One final note: the score is composed by Radiohead guitarist Jonny Greenwood. As one might expect, it's a bit of an oddity, which makes it all the more fitting for a movie like this. It is certainly among the most sparse film scores in history, but its unusual instrumentation renders it one of the more interesting and potent soundtracks of the new millennium.
Just how good is "There Will Be Blood"? It's good enough to drink the milkshake of any other movie released this decade. It is the finest film of 2007, surpassing even the Coens' extraodinary "No Country for Old Men" - but better still, it's one of the best movies ever made. Very, very few films this century have come near this level of greatness - in fact, only Peter Jackson's "Lord of the Rings" trilogy comes to mind. "There Will Be Blood" is a film which makes a powerful statement through powerful filmmaking. Its performances are peerless, its photography is beautiful and direct, its editing is classically tight, and its direction - well, P. T. Anderson may not be Scorsese or Coppola yet, but by god, he's on his way.
Many a year goes by without a movie of this quality, importance, and lasting value being made. 2007 saw two: No Country for Old Men, and this one. Both were richly and rightly rewarded at the 2008 Academy Awards. Whatever one's notions of the subject matter, the director, the writers, or the actors involved, Blood punches you in the gut and won't stop until it winds down to its abrupt and astonishingly right ending. Like the best of classic movies, it compels your attention. … more
Upton Sinclair's epic novel OIL! has been successfully transformed to a film by screen writer/director Paul Thomas Anderson ('Magnolia','Boogie Nights', etc). The film is a long song (158 minutes), covering a fascinating span of time in turn of the century California when oil gained the lure of gold and transformed the land and the people into creatures of capitalism and greed and lust, and were it not for the presence of Daniel Day-Lewis' powerful performance as the man who makes it all happen, … more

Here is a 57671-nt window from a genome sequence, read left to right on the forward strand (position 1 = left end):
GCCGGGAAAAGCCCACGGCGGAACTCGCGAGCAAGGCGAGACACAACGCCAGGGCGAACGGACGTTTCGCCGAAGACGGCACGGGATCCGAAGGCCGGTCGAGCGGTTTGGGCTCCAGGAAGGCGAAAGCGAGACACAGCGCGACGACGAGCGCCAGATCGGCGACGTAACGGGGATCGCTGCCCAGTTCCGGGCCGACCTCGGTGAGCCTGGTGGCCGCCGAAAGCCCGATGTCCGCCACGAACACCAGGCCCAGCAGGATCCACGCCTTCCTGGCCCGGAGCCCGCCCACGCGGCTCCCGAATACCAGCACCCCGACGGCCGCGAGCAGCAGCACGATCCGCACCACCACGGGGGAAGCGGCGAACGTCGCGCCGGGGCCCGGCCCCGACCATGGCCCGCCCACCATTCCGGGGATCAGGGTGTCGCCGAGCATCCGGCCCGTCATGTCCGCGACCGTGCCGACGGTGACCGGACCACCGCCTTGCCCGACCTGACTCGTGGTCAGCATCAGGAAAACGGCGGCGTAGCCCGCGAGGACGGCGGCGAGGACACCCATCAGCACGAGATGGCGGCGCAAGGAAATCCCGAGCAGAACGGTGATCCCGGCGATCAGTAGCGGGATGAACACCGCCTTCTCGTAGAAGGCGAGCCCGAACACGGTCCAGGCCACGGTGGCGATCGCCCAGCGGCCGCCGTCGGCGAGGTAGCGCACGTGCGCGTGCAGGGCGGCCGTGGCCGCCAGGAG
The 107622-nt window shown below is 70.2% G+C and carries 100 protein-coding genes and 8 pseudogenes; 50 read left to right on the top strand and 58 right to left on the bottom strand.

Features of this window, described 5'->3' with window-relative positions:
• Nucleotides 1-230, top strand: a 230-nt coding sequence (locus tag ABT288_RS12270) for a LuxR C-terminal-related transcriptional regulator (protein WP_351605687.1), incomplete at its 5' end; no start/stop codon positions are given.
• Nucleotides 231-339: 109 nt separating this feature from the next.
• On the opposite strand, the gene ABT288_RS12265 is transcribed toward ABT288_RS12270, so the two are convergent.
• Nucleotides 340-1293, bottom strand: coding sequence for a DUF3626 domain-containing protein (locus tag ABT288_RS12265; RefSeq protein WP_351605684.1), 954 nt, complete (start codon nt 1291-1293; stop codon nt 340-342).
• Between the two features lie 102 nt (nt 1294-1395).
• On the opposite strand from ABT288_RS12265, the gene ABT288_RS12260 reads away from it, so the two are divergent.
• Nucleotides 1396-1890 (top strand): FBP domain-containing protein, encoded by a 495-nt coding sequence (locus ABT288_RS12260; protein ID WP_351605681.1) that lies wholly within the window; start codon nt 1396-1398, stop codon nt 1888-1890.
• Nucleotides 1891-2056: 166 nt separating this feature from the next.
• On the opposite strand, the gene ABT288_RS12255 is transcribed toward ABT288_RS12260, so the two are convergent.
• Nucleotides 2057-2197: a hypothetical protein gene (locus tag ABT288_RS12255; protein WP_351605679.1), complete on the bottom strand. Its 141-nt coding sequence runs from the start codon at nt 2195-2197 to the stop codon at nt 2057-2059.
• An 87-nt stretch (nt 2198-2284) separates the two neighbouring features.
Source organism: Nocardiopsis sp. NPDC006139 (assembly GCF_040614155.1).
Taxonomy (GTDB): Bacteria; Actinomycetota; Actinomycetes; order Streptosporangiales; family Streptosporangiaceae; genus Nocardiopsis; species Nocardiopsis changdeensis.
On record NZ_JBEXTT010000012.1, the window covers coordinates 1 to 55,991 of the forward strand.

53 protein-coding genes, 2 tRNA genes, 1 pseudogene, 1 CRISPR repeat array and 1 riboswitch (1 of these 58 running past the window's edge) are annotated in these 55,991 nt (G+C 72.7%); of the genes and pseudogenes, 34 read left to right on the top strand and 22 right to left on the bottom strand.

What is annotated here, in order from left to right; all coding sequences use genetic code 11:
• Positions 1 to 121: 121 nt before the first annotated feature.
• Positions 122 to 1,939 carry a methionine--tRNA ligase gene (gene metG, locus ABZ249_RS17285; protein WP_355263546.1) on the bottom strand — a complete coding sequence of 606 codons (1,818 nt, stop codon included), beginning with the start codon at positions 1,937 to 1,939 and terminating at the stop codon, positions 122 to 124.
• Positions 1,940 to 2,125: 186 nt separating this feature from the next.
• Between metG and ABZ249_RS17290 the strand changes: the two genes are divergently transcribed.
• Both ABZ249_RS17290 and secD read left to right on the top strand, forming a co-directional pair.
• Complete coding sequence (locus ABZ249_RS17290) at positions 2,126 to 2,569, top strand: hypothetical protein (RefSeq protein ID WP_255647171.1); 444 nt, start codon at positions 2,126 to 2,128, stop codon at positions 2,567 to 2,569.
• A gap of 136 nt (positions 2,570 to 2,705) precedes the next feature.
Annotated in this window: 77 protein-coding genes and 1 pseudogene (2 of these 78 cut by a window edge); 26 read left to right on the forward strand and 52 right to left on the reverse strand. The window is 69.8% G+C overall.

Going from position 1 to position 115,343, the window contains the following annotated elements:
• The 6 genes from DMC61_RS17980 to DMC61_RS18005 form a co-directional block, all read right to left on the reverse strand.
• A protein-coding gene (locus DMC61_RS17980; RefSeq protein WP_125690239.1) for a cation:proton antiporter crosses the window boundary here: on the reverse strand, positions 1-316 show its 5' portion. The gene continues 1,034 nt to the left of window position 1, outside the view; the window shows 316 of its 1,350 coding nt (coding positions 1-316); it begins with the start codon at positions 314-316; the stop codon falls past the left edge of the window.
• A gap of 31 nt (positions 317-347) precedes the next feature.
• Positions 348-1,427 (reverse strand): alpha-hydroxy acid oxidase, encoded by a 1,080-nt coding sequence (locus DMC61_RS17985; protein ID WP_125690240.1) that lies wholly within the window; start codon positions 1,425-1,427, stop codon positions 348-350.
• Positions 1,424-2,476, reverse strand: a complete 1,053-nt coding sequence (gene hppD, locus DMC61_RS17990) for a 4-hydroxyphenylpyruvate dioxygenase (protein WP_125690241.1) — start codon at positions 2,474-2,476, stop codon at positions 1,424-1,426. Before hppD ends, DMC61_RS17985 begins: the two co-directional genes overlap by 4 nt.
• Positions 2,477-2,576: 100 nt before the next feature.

Unmistakably a shot at greatness, Paul Thomas Anderson'sThere Will Be Bloodsucceeds in wild, explosive ways. The film digs into nothing less than the sources of peculiarly American kinds of ambition, corruption, and industry--and makes exhilarating cinema from it all. Although inspired by Upton Sinclair's 1927 novelOil!, Anderson has crafted his own take on the material, focusing on a black-eyed, self-made oilman named Daniel Plainview (Daniel Day-Lewis), whose voracious appetite for oil turns him into a California tycoon in the early years of the 20th century. The early reels are a mesmerizing look at the getting of oil from the ground, an intensely physical process that later broadens into Plainview's equally indomitable urge to control land and power. Curious, diverting episodes accumulate during Plainview's rise: a mighty derrick fire (a bravura opportunity that Anderson, with the aid of cinematographer Robert Elswit, does not fail to meet), a visit from a long-lost brother (Kevin J. O'Connor), the ongoing involvement of Plainview's poker-faced adoptive son (Dillon Freasier). As the film progresses, it gravitates toward Plainview's rivalry with the local representative of God, a preacher named Eli Sunday (brimstone-spitting Paul Dano); religion and capitalism are thus presented not so much as opposing forces but as two sides of the same coin. And the worm in the apple here is less man's greed than his vanity. Anderson's offbeat take on ...